user6510422 user6510422 - 3 months ago 16
Swift Question

Why does NSCalendar have two init methods with similar parameter types that accepts one of the calendar identifier constants?

Why does NSCalendar have two init methods with similar parameter types that both accept one of the calendar identifier constants? What is the point of having two init methods that do the exact same thing? Does anyone know the reasoning behind why Apple would add this information to the documentation this way or why the class is even created this way?

Here is the first init method:

init?(calendarIdentifier ident: String)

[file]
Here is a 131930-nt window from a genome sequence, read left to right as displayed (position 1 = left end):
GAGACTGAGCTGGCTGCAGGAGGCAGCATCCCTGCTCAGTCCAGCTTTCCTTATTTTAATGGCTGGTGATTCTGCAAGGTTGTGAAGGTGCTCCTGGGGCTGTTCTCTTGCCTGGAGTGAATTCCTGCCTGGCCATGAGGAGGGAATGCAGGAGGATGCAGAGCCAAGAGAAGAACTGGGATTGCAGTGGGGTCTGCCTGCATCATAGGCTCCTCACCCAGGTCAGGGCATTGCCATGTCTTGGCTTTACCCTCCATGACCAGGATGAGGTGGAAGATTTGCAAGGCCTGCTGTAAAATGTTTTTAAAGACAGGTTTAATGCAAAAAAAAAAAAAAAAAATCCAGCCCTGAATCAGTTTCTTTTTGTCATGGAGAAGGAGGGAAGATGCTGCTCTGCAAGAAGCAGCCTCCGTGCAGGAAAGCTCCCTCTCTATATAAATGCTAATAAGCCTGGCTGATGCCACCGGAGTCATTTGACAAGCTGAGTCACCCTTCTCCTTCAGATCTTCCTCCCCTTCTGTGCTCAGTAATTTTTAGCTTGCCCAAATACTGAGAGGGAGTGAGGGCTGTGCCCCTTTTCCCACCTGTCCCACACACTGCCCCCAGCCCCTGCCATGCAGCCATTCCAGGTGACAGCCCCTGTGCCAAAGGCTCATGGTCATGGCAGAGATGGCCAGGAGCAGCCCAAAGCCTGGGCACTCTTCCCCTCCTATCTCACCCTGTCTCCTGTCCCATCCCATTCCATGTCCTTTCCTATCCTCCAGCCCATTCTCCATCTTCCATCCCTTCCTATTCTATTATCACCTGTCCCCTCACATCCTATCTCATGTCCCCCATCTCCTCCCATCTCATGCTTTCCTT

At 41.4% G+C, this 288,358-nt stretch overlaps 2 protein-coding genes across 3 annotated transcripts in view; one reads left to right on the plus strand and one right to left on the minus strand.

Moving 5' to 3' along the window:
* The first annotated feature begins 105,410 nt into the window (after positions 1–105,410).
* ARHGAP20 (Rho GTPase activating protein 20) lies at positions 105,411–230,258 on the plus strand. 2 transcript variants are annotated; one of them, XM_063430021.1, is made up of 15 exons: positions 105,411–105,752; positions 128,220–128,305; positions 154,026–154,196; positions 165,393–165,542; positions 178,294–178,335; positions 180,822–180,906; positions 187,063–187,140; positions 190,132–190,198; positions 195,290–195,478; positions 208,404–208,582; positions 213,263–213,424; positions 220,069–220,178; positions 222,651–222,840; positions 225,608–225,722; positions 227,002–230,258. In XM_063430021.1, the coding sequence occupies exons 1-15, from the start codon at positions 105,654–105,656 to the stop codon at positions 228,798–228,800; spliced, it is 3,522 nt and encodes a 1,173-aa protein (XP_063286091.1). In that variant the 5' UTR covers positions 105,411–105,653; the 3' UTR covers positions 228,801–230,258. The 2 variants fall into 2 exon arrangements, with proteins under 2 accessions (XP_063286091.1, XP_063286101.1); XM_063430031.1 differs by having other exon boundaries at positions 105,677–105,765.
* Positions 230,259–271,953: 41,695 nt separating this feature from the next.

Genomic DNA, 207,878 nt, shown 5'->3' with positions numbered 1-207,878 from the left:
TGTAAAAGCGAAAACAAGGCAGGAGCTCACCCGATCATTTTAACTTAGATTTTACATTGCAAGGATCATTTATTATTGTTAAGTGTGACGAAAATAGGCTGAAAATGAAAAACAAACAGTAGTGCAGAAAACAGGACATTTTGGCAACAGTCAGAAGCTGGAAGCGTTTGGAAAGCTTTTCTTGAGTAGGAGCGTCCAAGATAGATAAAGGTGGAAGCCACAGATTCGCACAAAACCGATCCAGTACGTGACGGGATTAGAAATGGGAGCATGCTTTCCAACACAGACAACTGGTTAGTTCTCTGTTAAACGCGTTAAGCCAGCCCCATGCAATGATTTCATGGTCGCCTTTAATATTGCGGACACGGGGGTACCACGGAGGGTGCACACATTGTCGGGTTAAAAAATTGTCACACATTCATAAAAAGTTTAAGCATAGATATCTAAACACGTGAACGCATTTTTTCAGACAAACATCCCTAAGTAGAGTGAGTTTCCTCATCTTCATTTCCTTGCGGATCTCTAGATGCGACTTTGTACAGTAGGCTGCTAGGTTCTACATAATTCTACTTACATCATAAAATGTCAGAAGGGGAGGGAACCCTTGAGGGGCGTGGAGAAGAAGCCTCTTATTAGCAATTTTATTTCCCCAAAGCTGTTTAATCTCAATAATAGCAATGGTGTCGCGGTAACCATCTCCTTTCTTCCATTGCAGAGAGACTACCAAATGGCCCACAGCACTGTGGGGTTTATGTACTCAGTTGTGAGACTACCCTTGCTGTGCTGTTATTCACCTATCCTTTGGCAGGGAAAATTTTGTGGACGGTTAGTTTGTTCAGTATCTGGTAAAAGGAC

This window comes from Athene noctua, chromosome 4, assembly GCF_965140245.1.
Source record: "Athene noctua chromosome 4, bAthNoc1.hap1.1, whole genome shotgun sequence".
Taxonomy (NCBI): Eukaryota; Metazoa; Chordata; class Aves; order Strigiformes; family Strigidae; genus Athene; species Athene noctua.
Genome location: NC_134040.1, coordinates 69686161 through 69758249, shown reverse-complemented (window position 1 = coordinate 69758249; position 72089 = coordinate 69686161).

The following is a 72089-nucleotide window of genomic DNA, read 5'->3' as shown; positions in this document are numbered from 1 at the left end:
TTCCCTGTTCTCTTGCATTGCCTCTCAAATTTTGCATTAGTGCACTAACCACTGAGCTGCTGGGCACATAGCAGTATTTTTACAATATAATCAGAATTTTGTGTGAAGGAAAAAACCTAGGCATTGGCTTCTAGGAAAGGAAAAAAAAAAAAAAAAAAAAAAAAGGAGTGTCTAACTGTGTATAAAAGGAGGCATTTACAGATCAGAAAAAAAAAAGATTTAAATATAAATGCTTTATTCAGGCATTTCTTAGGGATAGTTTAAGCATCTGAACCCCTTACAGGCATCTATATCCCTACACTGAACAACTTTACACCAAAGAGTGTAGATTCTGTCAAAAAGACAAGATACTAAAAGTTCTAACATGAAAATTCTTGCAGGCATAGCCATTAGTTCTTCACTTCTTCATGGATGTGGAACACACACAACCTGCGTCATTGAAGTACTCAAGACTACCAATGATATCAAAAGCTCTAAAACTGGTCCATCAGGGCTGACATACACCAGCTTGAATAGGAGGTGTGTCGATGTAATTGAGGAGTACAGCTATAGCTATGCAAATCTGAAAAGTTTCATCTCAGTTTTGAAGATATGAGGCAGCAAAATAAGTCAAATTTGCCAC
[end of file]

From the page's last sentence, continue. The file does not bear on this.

Here is the second init method:

init?(identifier calendarIdentifierConstant: String)


Link to Apple's NSCalendar Class Reference

Rob Rob
Answer

In Objective-C, there are two renditions, calendarWithIdentifier convenience method that returns autorelease object and initWithCalendarIdentifier that returns a +1 object. The distinction of the autorelease object and the +1 object has little practical implication nowadays (and really only comes into play if you were allocating and releasing many of them inside a loop, which you're unlikely to be doing with this class).

In Swift, they both resolve to init?, the first with a parameter called identifier and the other whose parameter is calendarIdentifier.

Note, in Swift 3, this confusion is eliminated, both converted to init?(identifier:).

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